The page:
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The plane roared down the runway, its nose directly in front of them. Hassan glanced down. A pile of rockets lay between him and the driver, who was positioned as a launching pad for the assault. Hassan shivered as the plane's belly bared itself for their attack in the deafening liftoff . . .
"Fire!" barked the man behind him.
Finding a New Place to Start
Chet and Wende looked helplessly at each other on the backbench of the Ford van. The trip to the gaol, as the Brits call it, from Mombassa to Nairobi was hell. They were caught and wondered if anybody would care. They looked spent. Wende's white blouse was half torn from the blast at the hotel and from the rough treatment of the guards who had pushed them into the small, windowless and foul-smelling Ford Escort panel van. The fat, surly guard posted with them only glared at them during the journey from the coast to the capital. And he smoked. Only the mesh of small vent holes between them and the driver's open window kept them from choking as they bounced along the many ruts in the national highway from the Indian Ocean to Nairobi.
Wende dropped her head on Chet's shoulder and put her arms around his neck as if she were hanging on to him for dear life. She sobbed softly in his ear. As the van bumped along Wende dug her fingers into Chet's back and whispered in Spanish, "Diga me. Por favor, dígame por favor acerca del día. . . ." She bit her lip, struggling for the Spanish words to ask Chet to explain something to her.
Chet looked over at the guard. The guard glared at them as he heard words he didn't comprehend.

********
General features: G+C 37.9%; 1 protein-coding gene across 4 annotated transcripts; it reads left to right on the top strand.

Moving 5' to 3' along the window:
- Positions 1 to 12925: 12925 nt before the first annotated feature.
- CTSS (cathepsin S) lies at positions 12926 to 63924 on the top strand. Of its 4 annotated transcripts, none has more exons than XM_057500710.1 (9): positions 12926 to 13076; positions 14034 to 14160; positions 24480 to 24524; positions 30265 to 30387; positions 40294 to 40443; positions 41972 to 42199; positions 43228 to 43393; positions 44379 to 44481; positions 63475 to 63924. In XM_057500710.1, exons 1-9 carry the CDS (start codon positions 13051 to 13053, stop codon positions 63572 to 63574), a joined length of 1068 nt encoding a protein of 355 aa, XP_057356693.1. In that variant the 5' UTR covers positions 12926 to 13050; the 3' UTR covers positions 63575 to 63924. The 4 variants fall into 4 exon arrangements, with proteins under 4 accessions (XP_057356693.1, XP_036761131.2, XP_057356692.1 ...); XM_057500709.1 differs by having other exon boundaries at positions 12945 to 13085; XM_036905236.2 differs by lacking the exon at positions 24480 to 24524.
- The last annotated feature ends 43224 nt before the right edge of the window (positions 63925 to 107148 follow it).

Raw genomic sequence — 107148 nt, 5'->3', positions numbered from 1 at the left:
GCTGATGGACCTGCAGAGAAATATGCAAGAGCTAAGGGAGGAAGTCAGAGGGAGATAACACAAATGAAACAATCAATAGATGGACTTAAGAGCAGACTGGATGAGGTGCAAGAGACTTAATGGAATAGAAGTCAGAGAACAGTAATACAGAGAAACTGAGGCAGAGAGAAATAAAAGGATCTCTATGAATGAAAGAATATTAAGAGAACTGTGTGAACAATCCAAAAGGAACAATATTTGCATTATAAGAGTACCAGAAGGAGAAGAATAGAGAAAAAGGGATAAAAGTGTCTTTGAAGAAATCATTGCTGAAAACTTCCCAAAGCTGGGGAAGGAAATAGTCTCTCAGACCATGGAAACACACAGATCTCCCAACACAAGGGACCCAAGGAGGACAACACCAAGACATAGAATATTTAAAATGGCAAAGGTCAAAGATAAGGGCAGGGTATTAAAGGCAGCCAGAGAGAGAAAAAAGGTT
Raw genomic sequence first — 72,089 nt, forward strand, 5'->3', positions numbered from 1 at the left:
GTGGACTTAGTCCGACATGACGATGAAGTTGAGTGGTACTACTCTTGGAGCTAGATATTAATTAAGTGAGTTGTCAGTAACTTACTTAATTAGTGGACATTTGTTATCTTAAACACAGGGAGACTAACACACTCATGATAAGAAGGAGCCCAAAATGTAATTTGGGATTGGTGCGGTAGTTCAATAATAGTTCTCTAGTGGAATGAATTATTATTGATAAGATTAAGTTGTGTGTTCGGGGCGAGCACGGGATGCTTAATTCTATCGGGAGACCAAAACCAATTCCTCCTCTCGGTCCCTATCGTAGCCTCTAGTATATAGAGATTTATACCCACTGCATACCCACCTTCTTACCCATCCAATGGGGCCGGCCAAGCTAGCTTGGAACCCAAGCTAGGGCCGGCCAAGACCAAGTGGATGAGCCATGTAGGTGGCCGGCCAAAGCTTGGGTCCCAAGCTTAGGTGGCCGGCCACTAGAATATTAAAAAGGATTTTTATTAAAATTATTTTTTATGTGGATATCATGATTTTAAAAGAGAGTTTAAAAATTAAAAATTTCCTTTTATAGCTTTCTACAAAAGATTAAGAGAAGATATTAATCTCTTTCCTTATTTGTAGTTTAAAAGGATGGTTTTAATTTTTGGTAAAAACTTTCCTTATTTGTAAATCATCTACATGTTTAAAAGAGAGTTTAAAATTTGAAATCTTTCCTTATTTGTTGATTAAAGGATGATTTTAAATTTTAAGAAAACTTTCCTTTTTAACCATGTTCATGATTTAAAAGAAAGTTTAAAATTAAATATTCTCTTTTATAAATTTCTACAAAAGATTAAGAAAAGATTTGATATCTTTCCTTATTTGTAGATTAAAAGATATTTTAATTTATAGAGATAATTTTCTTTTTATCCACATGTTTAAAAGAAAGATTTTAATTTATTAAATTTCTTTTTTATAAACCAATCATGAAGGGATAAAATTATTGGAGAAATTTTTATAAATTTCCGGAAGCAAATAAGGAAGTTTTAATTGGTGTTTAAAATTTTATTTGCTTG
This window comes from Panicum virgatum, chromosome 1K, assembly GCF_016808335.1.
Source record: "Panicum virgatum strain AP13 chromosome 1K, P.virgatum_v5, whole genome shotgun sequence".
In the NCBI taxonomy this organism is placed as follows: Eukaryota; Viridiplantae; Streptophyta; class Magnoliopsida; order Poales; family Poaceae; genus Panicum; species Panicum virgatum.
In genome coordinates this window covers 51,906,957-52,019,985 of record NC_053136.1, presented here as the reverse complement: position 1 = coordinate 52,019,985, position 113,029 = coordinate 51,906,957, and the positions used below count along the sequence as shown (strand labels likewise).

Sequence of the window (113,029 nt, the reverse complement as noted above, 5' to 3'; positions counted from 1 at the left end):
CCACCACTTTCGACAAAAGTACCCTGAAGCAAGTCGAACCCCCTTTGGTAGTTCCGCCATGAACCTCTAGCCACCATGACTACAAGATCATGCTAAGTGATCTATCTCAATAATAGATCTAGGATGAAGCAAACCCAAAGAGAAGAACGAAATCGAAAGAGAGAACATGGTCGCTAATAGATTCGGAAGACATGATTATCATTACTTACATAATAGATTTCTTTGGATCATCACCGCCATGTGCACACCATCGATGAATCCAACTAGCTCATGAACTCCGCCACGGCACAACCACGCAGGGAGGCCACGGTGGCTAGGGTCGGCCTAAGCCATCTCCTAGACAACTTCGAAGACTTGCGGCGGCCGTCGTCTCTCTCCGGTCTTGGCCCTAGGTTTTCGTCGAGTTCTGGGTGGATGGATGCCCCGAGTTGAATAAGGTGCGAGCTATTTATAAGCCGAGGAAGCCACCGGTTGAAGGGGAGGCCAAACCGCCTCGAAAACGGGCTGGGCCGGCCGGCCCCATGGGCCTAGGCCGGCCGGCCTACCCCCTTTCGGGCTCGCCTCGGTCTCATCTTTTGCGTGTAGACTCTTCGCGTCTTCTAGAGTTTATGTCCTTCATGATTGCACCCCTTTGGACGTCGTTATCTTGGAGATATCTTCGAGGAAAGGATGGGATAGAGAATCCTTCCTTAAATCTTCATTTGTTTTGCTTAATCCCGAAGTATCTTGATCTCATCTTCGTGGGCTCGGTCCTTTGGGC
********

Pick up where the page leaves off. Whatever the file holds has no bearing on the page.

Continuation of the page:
"You're making the guard nervous with your Spanish. Besides," he dipped his head to tease her, "your mother might be Spanish but you're not too good with the language." Chet winked at her.
"Okay, just because you speak perfect Spanish and French and everything else let's talk in English or whatever." She half smiled at Chet and then looked over at the guard with disdain. "I wanted to say that you know about me, my husband, family and my relationships. I know only a little bit about your work. How did you get me tied up in this situation?"
"Well," he said, "believe it or not, it started at my Dad's birthday party. It seems like a long time ago. Lemme see, as I recall, I was about to cut Dad's birthday cake in the party's waning moments when the Filipino kid Fred who cares for Dad came running out of the senior home waving his arms at me to come inside quickly. I asked my wife to do the cake honors and left our family and friends on the patio to answer the phone. It was Jerry Gimani calling me from Langley, Virginia."
Chet lowered his voice to a barely audible level, "I was needed in Marseilles on an assignment to find out information on a nest of terrorists in France and Spain. That's what got me here-and you here, too, and you saved my skin."
Wende squeezed him at the compliment.
He continued, "They (whoever they are) needed some fresh eyes on the ground. Jerry said he could explain if I would take the red-eye and be at Dulles in the morning. Well, I told him I needed time to get the tickets, to pack and to rearrange work assignments for my staff.
"But Jerry told me, 'Look, this is just a nice vacation assignment. You deserve it.' I should have suspected something then."
-----[Snip]----- ...The van screeched to a halt. The back doors flew open, and the guard on the side bench grabbed Wende by the neck of the T-shirt under her blouse and pulled her roughly toward the opening. Chet reached out to protect Wende, but a tall, lean guard leapt into the van with his truncheon aimed right at Chet's neck. Chet swung his head to the side, and it hit so hard that the butt of the truncheon nearly ripped the wire mesh behind him. The next thing he knew they were on the ground behind a big, dark building with their wrists handcuffed behind their backs.